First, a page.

If you are considering getting into forex trading, the first step is to educate yourself on the market and its operations. You should begin with a basic understanding of key forex terminology. To accelerate your education, check out one of the many online courses designed to teach beginners the basics of forex trading.
Next, you need to open a brokerage account. Opening an account is relatively simple and can be done online in less than 15 minutes. Funding a new account can take a bit longer, but you can be ready to trade in a matter of days. One important consideration when opening an account is the lot size (the standardized size of a trade) at which you intend to trade. Basically, there are three types of forex accounts, which can be summarized as follows.
- A standard forex account allows you to trade 100,000 units of a currency in one lot.
- A mini forex account allows you to trade 10,000 units of a currency in one lot.
- A micro forex account allows you to trade 1,000 units of a currency in one lot.
For beginners, the micro account is usually the best option, given its relatively low lot size.
Once you’ve established a brokerage account, you need to develop a trading strategy. This involves establishing some qualitative principles and quantitative rules to guide your day-to-day behavior. The strategy should be based on your financial position and your tolerance for risk. This means looking at your personal finance situation and identifying the amount of cash you are willing and able to risk, the extent to which you intend to utilize financial leverage and the points at which you are committed to realizing your gains and losses.
Long vs. Short Positions
Ultimately, a forex trade is characterized as either a long trade or a short trade. With a long trade, there is an expectation that a purchased currency will increase in price, which will generate an economic gain for the buyer.
With a short trade, a sold currency is expected to experience a price decline, which generates a gain for the seller. Essentially, a short trade involves the following steps:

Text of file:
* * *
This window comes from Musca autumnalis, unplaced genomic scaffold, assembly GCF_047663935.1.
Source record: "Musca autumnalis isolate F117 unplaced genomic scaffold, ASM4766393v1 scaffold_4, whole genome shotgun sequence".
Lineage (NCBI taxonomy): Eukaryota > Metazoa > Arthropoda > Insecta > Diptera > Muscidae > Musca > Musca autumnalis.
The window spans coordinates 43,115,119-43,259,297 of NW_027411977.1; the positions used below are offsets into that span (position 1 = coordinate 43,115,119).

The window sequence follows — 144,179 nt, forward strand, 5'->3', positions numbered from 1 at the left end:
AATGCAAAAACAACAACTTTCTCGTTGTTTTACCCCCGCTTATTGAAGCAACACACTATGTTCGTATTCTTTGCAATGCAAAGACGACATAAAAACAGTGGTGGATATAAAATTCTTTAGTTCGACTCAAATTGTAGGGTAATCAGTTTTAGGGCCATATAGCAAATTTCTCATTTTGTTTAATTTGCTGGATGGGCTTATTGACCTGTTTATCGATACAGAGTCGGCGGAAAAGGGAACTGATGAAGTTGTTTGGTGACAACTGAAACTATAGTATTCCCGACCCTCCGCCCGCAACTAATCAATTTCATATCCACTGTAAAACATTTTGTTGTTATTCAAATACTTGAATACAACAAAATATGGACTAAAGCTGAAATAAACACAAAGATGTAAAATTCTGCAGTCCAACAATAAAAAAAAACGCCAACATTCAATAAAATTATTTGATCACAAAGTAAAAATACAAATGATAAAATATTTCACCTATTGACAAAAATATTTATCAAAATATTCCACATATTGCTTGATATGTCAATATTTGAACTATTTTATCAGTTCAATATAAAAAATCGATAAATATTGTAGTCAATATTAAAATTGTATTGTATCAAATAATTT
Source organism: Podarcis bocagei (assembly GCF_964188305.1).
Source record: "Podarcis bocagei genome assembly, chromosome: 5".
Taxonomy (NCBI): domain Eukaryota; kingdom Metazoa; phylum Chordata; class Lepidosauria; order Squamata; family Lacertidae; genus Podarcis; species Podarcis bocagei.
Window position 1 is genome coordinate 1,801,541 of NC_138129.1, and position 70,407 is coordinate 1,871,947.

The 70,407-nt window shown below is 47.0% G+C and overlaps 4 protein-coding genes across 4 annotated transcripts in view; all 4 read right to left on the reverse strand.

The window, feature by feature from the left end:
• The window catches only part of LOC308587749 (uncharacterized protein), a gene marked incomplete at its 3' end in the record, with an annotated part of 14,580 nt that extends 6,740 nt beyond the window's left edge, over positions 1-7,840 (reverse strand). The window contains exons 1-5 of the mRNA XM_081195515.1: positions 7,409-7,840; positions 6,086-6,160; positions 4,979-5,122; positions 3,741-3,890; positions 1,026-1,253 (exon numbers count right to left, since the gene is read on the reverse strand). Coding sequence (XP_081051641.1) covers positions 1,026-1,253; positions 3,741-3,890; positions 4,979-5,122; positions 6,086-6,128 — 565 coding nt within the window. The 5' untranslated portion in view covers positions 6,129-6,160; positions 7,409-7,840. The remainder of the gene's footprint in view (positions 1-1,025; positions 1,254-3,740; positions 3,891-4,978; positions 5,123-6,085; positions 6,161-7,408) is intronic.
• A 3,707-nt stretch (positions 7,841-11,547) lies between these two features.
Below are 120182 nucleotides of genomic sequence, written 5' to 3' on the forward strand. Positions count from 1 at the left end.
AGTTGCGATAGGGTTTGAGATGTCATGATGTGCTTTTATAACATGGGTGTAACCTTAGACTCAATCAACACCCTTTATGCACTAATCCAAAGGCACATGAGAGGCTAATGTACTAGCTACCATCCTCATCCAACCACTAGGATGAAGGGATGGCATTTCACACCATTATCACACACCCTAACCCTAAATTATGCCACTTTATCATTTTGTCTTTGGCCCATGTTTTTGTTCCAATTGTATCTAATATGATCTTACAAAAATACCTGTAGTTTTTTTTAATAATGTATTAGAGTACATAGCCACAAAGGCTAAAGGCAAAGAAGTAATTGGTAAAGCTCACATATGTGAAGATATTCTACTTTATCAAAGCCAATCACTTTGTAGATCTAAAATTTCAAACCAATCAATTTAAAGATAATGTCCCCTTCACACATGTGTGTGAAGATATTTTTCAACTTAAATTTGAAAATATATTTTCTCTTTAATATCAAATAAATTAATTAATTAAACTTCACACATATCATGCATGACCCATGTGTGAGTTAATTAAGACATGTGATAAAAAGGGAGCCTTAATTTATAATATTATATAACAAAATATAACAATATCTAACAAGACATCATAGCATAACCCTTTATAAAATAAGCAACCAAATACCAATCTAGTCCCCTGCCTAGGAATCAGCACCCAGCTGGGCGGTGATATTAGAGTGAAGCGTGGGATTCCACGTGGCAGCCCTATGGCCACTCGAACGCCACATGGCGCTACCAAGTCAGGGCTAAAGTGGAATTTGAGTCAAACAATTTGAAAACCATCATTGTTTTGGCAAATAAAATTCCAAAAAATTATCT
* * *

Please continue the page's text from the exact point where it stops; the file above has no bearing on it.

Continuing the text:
- Establish a future-dated contract to sell a currency at a price you believe to be overvalued and likely to decline.
- If your forecast is accurate, the currency’s price will fall.
- Then, on the contract settlement date, a profit can be realized by buying the currency at its current price, delivering it to settle the contract and netting the difference between the inflated contract value and the lower market price.
What Are Some Basic Forex Trading Strategies?
Currencies can be traded in three venues: the spot market, the forward market and the futures market. The spot market is the largest of the three. It’s where currencies are bought and sold immediately, based on their current, on-the-spot prices.
The forward and futures markets consist of contracts that are based on the spot market. Because the buy- and sell-side values of the contracts are derived from the spot market, the forward and futures markets are known as derivatives.
A forward contract is a private, customized agreement between two parties to exchange currencies at a future date at a predetermined price. A futures contract is a standardized agreement between two parties to exchange currencies at a future date at a predetermined price.
Forward contracts are traded over-the-counter, while futures contracts are traded on exchanges. Forwards are largely unregulated, uniquely structured and subject to a high degree of counterparty credit risk. Conversely, futures are highly regulated, at least in developed nations, standardized (in terms of their position size, delivery and settlement dates) and protected from counterparty credit risk.
Note: The spot market reflects the exchange rate at which a foreign currency can be bought or sold today. The forward and futures markets, which are often used to hedge foreign currency risk, reflect the exchange rate at which a foreign currency can be bought or sold in the future.
Frequently Asked Questions
- EUR/USD (euro/U.S. dollar)
- USD/JPY (U.S. dollar/Japanese yen)
- GBP/USD (British pound sterling/U.S. dollar)
- AUD/USD (Australian dollar/U.S. dollar)
- USD/CAD (U.S. dollar/Canadian dollar)
- USD/CNY (U.S. dollar/Chinese renminbi)
- USD/CHF (U.S. dollar/Swiss franc)
- USD/HKD (U.S. dollar/Hong Kong dollar)
- EUR/GBP (euro/British pound sterling)
- USD/KRW (U.S. dollar/South Korean won)
8 Cited Research Articles